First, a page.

The Governor of the Bank of Ghana (BoG), Dr Ernest Addison has said the Deposit Insurance Protection Corporation (DIPC) would now be fully operational from October.
Speaking at a meeting with members of the Ghana Association of Bankers in Accra on Friday, he said this is expected to boost depositors confidence and lock-in the reform process.
“This is one of the key pillars in securing financial sector stability, as amended, in the Ghana Deposit Protection Act 2016 (Act 931),” he said.
The Act was later enacted to protect small savings from losses incurred as a result of the occurrences of an insured event such as the revocation of a deposit-taking institution’s license among others. The Act also supports the development of a safe, sound, stable and efficient market-based financial system.
How is DIPC going to work?
Dr Addison disclosed that in the process of operationalizing the DIPC, BoG has already sent letters to banks to begin a process of onboarding after agreeing on an annual premium of 0.3 to 1.5 per cent of insurable deposits with participating institutions.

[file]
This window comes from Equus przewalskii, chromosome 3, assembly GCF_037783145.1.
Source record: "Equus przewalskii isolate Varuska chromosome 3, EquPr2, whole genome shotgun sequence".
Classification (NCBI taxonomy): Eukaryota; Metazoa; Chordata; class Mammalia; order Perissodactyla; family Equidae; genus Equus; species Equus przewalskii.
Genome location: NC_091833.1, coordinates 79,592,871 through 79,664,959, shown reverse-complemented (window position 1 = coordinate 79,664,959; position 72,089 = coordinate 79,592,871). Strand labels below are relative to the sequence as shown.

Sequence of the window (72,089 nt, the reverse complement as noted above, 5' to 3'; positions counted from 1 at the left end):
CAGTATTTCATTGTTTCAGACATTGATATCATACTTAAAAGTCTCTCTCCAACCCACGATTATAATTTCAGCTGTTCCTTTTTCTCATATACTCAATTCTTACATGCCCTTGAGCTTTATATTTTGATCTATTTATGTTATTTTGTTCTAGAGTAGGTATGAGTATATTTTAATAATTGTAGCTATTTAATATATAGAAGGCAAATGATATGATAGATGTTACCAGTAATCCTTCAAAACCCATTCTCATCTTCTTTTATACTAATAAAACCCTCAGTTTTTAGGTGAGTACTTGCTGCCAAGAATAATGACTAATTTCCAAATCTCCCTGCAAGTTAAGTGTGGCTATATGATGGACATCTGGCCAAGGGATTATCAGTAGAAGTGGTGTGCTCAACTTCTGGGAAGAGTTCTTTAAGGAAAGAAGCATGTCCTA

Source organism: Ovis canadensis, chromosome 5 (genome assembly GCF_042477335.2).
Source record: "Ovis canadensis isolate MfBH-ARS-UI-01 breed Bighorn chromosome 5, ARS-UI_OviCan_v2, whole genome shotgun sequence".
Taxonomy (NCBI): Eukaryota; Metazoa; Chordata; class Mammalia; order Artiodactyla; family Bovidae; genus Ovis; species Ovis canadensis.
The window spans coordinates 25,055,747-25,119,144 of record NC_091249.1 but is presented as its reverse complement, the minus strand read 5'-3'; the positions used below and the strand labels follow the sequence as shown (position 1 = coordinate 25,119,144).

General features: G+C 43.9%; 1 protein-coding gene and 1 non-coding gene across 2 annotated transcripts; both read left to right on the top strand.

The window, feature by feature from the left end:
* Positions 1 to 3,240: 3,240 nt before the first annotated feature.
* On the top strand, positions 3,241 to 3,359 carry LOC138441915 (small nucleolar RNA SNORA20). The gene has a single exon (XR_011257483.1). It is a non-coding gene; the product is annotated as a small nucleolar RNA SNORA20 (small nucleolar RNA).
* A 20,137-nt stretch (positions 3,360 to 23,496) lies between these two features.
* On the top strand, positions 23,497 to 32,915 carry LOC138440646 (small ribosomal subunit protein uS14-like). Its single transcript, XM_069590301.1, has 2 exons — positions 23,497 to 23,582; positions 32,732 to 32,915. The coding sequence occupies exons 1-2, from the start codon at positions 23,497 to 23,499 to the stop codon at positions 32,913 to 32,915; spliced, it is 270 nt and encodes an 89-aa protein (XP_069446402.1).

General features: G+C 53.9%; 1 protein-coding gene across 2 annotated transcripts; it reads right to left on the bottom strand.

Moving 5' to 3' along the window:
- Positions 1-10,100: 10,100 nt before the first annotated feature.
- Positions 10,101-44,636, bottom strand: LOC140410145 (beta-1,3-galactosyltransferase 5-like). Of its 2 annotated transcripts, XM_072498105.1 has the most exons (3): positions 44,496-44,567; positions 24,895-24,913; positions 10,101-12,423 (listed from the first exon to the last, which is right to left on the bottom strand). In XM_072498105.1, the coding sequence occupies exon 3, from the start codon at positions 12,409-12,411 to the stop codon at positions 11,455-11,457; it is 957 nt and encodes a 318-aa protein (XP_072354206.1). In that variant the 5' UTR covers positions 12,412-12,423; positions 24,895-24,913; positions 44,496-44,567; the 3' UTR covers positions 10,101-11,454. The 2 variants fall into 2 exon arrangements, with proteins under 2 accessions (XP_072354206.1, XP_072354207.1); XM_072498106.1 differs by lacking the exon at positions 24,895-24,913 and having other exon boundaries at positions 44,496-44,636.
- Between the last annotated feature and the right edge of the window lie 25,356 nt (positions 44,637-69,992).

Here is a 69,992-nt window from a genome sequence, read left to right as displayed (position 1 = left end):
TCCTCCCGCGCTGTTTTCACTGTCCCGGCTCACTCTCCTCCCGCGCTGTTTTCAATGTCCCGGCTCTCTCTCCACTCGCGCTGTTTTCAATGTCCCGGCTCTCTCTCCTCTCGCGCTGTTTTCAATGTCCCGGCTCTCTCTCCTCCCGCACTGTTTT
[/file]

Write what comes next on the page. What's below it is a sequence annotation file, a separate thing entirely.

The Bank of Ghana, which is the project implementation authority, will support the DIPC for three years to ensure sustainability.
The agreed payout in the event of bank failure and the revocation of licenses have been pegged at ¢6,250 per customer for banks and ¢1,250 per customer for Specialized Deposit-Taking Institutions.
Governor on discriminatory reforms
The Governor in his address also rejected assertions that recent minimum capital requirement has been discriminatory.
He stated that the banks that received support from government “met the qualifying criteria of being better governed and well managed”.
Dr Addison noted, “What is being perceived as discriminatory should rather be seen as the reward for better corporate governance and good management”.
Governor on Heritage Bank’s license revocation
Regarding recent reports that the central bank was not been fair over its handling of Heritage Bank license revocation, he said, “Heritage Bank did not have the initial ¢120 million capital required to obtain the Universal Banking license that was granted in 2016.”
The Governor maintained “In fact, the shareholders and directors of the Heritage Bank had round-tripped on a ¢30 million payment made by COCOBOD to Alive Industries, a related company belonging to the principal shareholder—bank statements and the transaction documents are available for those who are interested to review.”
Restoring Confidence after clean up
“We expect access to credit to be on a predictable and cost-effective term as part of the benefits of the reforms” the governor noted.
The Governor also announced that “this week we have met with every bank and discussed ways in which these results can be realized by the end of the year.”